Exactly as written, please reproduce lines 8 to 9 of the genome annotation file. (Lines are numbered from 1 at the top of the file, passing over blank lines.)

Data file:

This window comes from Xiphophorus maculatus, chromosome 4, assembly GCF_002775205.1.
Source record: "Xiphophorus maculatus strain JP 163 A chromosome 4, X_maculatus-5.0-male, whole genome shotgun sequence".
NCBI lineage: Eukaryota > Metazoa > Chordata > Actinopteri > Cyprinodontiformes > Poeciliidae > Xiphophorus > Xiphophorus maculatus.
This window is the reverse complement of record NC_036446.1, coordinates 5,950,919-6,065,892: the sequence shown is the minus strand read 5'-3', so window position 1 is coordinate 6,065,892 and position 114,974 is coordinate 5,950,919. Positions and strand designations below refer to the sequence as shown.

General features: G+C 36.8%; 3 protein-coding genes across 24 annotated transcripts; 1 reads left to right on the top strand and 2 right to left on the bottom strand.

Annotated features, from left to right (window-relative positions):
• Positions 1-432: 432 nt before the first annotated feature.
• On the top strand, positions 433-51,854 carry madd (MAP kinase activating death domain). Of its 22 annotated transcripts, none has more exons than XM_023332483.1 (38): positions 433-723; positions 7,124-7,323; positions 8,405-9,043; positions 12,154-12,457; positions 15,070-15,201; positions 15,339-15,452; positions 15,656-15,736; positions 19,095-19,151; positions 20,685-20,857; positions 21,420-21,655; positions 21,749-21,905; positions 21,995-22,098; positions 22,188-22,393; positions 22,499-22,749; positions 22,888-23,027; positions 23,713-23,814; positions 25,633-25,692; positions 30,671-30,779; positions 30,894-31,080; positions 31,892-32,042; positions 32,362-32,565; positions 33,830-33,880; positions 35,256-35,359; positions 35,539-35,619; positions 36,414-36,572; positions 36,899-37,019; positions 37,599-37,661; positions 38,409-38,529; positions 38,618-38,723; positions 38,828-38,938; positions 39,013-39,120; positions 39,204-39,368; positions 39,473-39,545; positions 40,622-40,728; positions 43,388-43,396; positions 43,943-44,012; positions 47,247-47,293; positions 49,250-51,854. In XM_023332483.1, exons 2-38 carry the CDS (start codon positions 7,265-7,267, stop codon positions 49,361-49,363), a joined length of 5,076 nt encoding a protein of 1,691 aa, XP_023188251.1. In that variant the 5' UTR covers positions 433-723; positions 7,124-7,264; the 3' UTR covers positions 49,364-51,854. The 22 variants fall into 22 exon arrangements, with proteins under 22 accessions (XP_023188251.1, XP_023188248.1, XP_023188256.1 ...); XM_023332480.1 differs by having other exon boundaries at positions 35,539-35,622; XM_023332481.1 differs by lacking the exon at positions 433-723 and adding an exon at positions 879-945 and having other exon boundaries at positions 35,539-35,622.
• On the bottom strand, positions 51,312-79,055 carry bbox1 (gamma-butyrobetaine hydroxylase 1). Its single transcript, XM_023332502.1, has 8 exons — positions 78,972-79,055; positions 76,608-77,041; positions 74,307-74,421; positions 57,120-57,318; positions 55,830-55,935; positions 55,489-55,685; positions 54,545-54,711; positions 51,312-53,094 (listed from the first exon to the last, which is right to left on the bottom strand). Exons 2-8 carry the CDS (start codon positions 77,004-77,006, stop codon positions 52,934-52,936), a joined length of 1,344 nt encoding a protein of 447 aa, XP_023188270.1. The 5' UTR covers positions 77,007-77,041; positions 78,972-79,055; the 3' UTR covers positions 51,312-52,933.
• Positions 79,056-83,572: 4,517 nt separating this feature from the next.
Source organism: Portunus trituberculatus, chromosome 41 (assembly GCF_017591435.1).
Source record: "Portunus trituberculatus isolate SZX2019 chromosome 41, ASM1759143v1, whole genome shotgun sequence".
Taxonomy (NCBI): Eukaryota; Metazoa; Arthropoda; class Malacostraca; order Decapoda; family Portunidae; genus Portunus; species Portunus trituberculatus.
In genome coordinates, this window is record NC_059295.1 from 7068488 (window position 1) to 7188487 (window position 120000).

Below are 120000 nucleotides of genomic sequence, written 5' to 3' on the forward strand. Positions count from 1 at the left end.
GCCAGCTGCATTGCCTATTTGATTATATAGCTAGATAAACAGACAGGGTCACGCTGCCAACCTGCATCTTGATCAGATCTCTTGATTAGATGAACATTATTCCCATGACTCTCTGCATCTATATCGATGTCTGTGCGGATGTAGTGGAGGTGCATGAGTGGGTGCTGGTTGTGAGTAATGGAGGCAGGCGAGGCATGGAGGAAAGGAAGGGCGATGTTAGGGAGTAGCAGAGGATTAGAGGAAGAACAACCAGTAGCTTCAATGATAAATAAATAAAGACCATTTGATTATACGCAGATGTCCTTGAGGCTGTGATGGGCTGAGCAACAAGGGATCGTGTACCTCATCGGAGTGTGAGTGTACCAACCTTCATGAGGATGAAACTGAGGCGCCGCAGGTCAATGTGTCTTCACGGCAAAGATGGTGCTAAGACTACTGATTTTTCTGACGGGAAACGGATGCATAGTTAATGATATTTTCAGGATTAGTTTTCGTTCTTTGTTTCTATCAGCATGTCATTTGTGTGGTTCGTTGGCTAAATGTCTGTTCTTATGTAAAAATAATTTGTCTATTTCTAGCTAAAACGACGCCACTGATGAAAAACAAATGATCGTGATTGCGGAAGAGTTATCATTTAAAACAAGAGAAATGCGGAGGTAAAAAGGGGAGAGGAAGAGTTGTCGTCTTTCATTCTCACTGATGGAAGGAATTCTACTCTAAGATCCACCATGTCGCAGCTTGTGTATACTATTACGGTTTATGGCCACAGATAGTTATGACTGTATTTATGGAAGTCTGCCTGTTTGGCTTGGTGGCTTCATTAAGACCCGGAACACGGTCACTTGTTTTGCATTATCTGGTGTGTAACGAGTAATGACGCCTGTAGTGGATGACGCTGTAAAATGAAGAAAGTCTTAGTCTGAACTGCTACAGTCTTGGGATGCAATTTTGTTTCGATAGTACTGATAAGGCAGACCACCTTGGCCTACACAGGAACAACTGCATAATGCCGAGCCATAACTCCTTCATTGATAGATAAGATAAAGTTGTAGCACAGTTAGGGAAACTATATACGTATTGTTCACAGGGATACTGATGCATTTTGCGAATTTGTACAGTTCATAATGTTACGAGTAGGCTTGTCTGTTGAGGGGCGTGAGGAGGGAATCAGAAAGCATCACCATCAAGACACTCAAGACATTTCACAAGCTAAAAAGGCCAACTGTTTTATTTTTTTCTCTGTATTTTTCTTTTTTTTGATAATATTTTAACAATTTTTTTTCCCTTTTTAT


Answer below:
• On the top strand, positions 433-51,854 carry madd (MAP kinase activating death domain). Of its 22 annotated transcripts, none has more exons than XM_023332483.1 (38): positions 433-723; positions 7,124-7,323; positions 8,405-9,043; positions 12,154-12,457; positions 15,070-15,201; positions 15,339-15,452; positions 15,656-15,736; positions 19,095-19,151; positions 20,685-20,857; positions 21,420-21,655; positions 21,749-21,905; positions 21,995-22,098; positions 22,188-22,393; positions 22,499-22,749; positions 22,888-23,027; positions 23,713-23,814; positions 25,633-25,692; positions 30,671-30,779; positions 30,894-31,080; positions 31,892-32,042; positions 32,362-32,565; positions 33,830-33,880; positions 35,256-35,359; positions 35,539-35,619; positions 36,414-36,572; positions 36,899-37,019; positions 37,599-37,661; positions 38,409-38,529; positions 38,618-38,723; positions 38,828-38,938; positions 39,013-39,120; positions 39,204-39,368; positions 39,473-39,545; positions 40,622-40,728; positions 43,388-43,396; positions 43,943-44,012; positions 47,247-47,293; positions 49,250-51,854. In XM_023332483.1, exons 2-38 carry the CDS (start codon positions 7,265-7,267, stop codon positions 49,361-49,363), a joined length of 5,076 nt encoding a protein of 1,691 aa, XP_023188251.1. In that variant the 5' UTR covers positions 433-723; positions 7,124-7,264; the 3' UTR covers positions 49,364-51,854. The 22 variants fall into 22 exon arrangements, with proteins under 22 accessions (XP_023188251.1, XP_023188248.1, XP_023188256.1 ...); XM_023332480.1 differs by having other exon boundaries at positions 35,539-35,622; XM_023332481.1 differs by lacking the exon at positions 433-723 and adding an exon at positions 879-945 and having other exon boundaries at positions 35,539-35,622.
• On the bottom strand, positions 51,312-79,055 carry bbox1 (gamma-butyrobetaine hydroxylase 1). Its single transcript, XM_023332502.1, has 8 exons — positions 78,972-79,055; positions 76,608-77,041; positions 74,307-74,421; positions 57,120-57,318; positions 55,830-55,935; positions 55,489-55,685; positions 54,545-54,711; positions 51,312-53,094 (listed from the first exon to the last, which is right to left on the bottom strand). Exons 2-8 carry the CDS (start codon positions 77,004-77,006, stop codon positions 52,934-52,936), a joined length of 1,344 nt encoding a protein of 447 aa, XP_023188270.1. The 5' UTR covers positions 77,007-77,041; positions 78,972-79,055; the 3' UTR covers positions 51,312-52,933.